notes on a review

I received the following TPC review recently (a rejection):

The current version of the paper is incomplete, as important proofs (the novel results…) are left to supplementary material. This can be resolved, however would require a major structural change.

I think I would have preferred the TPC to simply say “we had too many papers, and yours wasn’t in the top X%,” rather then append this completely nonsensical reason for rejection. We put the proofs in the supplementary material because of space constraints. We could just as easily have omitted other things and put the proofs in the main body by doing some minor cutting and pasting. It may be a “major structural change,” but its also trivial. Perhaps they thought the paper was poorly written, but they did not say that.

Of course I’m disappointed that the paper wasn’t accepted, especially given that all the reviewers recommended acceptance. It’s clear that the real reason the TPC rejected us was that the scores were not high enough and they had to reject a lot of papers. It sucks to be on the bad side of a subjective decision, but it happens to everyone. Making up a pseudo-objective reason is about as useful as a little white lie. As it is, this description is about as principled as “your paper has too many authors,” or “your bibliography is too long” or “we cannot accept any more papers starting with the letter D.” There’s always the next deadline, anyway.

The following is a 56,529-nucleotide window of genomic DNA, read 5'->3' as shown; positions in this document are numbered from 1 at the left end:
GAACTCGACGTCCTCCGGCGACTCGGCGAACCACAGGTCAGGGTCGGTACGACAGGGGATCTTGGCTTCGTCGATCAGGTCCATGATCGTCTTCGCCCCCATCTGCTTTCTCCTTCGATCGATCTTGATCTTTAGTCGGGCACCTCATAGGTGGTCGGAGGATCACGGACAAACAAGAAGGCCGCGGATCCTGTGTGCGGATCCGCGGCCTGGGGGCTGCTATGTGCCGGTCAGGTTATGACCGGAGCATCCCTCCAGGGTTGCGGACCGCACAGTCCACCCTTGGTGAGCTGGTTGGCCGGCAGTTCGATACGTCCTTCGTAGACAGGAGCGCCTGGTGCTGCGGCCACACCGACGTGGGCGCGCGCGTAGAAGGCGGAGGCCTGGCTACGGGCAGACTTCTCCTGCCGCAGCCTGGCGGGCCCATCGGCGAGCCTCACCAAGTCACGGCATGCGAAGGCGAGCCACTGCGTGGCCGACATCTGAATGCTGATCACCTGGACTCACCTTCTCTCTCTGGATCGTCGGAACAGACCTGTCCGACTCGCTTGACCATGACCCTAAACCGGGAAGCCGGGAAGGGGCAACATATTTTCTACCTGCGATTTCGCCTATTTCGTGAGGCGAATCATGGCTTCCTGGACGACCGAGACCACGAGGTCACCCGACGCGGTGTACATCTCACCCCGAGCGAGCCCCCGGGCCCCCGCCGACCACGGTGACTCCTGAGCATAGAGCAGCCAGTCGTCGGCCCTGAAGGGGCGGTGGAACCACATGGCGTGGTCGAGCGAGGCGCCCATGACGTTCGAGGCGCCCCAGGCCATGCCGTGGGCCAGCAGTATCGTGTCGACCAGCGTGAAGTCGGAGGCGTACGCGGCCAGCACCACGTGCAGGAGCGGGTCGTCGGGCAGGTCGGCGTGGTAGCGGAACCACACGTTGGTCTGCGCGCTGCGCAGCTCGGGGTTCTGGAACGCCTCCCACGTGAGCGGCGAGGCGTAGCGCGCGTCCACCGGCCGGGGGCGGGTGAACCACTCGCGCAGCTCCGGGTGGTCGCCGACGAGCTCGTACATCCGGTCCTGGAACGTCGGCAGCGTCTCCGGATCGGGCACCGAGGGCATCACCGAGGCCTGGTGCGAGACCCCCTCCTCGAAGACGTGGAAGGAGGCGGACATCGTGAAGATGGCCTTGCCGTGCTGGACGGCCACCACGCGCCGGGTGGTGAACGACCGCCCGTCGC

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4 thoughts on “notes on a review

    • It wasn’t STOC, but I assume you get a lot of these kind of reviews from competitive conferences which don’t want to admit that they do not objectively get the top X% of papers.

  1. Over the past several years, two of my ISIT submissions have received one-sentence reviews recommending rejection. The second time it happened, I was angry enough to appeal. Astonishingly, the decision was overturned by the TPC, which accepted the paper.

    • Ah, but ISIT doesn’t have a chip on its shoulder about having only the top 15% of papers in information theory etc etc etc, so (a) reviewers tend to give rather cursory (and bad) reviews, and (b) the TPC is more likely to listen to people who feel they have been misjudged… at least that’s my two cents.

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